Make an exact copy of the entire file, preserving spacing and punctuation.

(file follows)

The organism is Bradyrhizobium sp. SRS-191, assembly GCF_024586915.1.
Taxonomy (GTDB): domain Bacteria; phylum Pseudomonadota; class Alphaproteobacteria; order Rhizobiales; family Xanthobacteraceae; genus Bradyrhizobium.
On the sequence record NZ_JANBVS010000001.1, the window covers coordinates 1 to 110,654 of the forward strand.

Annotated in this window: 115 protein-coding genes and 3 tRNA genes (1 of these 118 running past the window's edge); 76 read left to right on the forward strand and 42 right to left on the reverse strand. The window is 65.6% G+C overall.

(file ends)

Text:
The organism is Bradyrhizobium sp. SRS-191, assembly GCF_024586915.1.
Taxonomy (GTDB): domain Bacteria; phylum Pseudomonadota; class Alphaproteobacteria; order Rhizobiales; family Xanthobacteraceae; genus Bradyrhizobium.
On the sequence record NZ_JANBVS010000001.1, the window covers coordinates 1 to 110,654 of the forward strand.

Annotated in this window: 115 protein-coding genes and 3 tRNA genes (1 of these 118 running past the window's edge); 76 read left to right on the forward strand and 42 right to left on the reverse strand. The window is 65.6% G+C overall.